From St. John's to the Royal Mail: Moya Greene picks up honorary degree from MUN
Moya Greene, who grew up in St. John's, is one of Britain's most powerful executives
Moya Greene, a St. John's native and the woman in charge of Britain's Royal Mail, has been awarded an honorary doctor of laws degree from Memorial University of Newfoundland.
The powerful executive, who has ascended the ranks of corporate Canada and is now the first non-Briton and female CEO of the United Kingdom's mail service, received the degree on Tuesday at a convocation ceremony in St. John's.
"I hope that they manage to not wobble when the path gets a bit rockier, as it inevitably will, and just rely on a sense of humour to stand up for whatever they think is important," she said.
Began career in public service
Greene, who turns 63 on June 10, has a bachelor of arts degree from Memorial University and later studied law at Osgoode Hall at York University in Toronto.
She began her career in public service before ending up at Transport Canada, where among other things, she helped play a role in reforming Canada's transportation system — privatizing CN Rail and deregulating the Canadian airline industry.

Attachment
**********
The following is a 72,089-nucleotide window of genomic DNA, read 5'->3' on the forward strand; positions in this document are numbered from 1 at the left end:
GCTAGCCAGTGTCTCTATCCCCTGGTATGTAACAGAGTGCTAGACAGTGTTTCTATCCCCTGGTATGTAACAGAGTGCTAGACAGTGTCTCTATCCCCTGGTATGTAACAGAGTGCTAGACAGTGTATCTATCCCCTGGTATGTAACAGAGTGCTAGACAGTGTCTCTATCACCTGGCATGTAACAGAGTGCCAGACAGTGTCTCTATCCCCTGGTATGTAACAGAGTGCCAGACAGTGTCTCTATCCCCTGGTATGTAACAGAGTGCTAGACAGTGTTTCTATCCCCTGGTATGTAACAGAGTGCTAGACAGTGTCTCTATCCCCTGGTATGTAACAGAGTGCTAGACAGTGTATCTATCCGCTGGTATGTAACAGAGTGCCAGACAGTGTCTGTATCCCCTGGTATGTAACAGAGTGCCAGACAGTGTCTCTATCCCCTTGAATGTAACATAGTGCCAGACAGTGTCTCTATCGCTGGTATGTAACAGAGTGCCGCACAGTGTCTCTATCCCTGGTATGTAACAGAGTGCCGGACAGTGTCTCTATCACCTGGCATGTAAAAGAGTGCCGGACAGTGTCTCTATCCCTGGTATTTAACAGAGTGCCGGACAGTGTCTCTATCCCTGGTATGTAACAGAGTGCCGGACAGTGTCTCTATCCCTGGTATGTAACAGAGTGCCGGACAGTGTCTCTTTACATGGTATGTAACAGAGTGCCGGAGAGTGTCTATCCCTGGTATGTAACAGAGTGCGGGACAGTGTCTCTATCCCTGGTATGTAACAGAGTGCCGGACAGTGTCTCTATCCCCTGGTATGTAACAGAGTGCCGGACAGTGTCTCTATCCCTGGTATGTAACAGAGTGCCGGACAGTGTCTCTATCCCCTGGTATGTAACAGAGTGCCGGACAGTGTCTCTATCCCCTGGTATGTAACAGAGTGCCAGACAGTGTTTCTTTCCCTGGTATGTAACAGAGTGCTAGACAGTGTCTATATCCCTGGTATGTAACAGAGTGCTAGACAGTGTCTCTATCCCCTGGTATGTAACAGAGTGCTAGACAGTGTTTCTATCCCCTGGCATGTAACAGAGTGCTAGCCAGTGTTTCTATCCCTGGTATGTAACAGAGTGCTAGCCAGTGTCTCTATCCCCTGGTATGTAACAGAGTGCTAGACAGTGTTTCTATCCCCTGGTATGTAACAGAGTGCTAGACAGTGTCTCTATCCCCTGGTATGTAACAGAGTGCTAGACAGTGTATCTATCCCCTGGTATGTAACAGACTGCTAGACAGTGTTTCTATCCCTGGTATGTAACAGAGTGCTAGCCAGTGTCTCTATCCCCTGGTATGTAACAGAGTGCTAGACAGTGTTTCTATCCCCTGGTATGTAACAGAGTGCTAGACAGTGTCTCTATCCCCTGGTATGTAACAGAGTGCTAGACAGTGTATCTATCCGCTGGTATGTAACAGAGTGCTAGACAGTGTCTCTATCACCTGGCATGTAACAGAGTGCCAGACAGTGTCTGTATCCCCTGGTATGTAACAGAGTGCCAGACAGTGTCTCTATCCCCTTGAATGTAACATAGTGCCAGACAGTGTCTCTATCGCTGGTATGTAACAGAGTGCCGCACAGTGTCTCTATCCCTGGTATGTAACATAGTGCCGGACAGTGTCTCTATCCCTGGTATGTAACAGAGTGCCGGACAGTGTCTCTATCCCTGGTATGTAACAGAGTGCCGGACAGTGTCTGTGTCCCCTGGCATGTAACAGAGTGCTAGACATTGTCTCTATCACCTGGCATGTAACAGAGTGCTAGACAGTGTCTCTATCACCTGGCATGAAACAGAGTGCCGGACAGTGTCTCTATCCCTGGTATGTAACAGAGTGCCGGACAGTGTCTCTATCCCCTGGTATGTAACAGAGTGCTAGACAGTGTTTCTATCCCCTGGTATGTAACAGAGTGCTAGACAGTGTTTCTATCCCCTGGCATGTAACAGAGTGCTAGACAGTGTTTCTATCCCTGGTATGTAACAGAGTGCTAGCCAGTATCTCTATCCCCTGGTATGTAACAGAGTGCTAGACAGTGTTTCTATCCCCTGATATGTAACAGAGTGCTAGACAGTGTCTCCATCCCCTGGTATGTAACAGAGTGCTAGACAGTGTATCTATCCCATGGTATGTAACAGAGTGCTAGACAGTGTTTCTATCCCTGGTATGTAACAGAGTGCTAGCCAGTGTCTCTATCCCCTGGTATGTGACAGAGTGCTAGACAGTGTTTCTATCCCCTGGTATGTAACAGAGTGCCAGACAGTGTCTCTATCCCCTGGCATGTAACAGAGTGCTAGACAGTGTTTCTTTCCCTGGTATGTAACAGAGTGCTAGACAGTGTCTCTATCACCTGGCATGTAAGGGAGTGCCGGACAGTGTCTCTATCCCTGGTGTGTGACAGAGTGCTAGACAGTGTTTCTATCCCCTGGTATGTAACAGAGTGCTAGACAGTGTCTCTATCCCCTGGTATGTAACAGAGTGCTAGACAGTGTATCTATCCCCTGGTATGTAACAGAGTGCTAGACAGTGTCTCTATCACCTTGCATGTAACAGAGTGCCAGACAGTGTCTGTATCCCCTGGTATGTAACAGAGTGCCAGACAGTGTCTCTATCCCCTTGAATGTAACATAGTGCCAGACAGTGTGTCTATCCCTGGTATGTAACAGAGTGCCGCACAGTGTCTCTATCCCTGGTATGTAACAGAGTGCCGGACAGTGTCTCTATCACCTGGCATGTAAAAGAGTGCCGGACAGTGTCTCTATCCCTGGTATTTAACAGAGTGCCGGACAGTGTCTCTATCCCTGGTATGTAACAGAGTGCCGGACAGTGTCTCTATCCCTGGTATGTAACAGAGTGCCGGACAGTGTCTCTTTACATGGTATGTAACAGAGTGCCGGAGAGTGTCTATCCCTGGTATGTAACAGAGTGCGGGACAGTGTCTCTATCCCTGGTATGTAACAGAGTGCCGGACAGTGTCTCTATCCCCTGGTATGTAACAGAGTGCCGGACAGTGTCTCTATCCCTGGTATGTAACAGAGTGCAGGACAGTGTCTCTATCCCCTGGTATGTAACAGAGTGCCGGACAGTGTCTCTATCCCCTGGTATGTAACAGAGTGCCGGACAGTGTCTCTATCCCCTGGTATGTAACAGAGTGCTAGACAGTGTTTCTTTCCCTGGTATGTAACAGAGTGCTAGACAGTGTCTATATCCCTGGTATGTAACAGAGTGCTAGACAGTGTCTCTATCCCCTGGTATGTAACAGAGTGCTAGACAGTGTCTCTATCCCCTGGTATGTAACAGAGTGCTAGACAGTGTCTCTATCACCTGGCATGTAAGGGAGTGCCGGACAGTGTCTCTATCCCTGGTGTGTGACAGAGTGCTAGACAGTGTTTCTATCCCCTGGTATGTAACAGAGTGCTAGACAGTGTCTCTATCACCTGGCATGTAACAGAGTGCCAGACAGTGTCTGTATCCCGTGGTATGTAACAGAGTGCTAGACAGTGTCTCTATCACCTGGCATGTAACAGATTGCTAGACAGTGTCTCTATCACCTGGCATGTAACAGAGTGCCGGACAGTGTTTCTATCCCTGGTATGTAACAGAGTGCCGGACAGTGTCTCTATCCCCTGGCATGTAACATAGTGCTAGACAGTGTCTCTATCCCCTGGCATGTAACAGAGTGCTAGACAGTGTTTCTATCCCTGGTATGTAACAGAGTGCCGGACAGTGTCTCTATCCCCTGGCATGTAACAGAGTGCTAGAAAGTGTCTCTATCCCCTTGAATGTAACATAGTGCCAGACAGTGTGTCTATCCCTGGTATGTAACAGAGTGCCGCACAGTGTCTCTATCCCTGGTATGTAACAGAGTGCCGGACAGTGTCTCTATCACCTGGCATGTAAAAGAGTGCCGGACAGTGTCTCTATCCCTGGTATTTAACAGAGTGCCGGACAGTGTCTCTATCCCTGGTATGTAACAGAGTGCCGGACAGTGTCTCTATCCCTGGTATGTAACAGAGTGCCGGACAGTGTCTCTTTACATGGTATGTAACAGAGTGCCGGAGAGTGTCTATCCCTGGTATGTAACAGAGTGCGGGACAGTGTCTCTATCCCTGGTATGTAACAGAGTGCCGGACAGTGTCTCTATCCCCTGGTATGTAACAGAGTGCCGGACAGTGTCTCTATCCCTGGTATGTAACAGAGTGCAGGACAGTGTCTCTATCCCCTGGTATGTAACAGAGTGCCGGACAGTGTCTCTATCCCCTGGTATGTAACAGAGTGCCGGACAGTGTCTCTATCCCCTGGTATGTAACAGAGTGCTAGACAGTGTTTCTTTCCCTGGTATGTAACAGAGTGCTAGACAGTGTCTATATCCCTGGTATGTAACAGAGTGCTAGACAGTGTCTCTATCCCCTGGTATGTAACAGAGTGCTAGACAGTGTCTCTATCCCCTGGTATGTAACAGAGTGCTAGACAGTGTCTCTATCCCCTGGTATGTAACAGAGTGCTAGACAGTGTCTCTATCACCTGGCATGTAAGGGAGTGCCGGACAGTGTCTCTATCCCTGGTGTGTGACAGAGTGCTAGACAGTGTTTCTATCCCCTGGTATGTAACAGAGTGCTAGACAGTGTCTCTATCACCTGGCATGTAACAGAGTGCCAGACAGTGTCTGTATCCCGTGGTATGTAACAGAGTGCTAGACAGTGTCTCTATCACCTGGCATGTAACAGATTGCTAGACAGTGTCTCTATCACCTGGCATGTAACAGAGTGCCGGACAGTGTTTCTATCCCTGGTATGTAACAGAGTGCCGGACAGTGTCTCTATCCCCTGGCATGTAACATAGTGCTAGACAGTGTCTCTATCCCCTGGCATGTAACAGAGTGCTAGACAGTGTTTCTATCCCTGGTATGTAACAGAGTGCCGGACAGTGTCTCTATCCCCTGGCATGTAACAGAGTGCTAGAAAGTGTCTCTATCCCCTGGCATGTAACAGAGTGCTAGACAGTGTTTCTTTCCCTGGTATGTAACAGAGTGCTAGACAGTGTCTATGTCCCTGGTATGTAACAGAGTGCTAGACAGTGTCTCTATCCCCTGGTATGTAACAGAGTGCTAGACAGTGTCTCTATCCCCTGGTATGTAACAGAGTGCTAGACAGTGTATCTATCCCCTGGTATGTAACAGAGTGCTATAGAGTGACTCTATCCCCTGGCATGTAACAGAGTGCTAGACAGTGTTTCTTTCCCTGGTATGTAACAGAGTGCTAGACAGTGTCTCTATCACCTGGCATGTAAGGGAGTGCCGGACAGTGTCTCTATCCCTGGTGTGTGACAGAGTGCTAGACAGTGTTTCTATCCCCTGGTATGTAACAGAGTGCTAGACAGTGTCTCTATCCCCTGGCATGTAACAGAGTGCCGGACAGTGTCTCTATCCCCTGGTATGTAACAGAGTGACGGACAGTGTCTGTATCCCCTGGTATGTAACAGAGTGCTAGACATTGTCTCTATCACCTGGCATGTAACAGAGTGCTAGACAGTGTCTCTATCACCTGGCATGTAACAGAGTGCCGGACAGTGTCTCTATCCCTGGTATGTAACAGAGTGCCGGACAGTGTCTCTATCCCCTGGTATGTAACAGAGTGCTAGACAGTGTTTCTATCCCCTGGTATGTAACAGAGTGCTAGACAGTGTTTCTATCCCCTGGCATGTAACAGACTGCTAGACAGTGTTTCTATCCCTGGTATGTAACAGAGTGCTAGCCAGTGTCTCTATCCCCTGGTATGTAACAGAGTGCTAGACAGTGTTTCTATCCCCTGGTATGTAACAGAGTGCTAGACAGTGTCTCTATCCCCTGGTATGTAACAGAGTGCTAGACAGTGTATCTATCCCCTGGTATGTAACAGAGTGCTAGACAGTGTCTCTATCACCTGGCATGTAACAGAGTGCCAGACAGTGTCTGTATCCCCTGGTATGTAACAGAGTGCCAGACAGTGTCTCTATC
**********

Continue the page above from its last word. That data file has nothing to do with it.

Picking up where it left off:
In 2005, Greene became the chief executive officer of Canada Post before travelling across the pond in 2010 to take a job as CEO of Britain's Royal Mail Group.
She credits her upbringing in Newfoundland and what she learned at MUN with helping her prepare for the business world.
"I was so fortunate to have the family I have, to be reasonably well-educated, to come from this very special place where resilience is bred in the bone."
Head of Royal Mail
She said she's thankful for the help she's had along the way, including mentors who allowed her to organize her day so she could balance work with motherhood.
Though she has a lot of work to do on a day-to-day basis, Greene said she still loves her job.
"Most of the time it doesn't feel like work," she said.
As 2017's graduates leave university, Greene offered one last piece of advice.
"I don't think people should do jobs that they don't think they're going to love," she said.
"If you get into a job and you don't love it, then you owe it to yourself and the institution or the entity to kind of move along. Go shine your light somewhere else."
With files from Debbie Cooper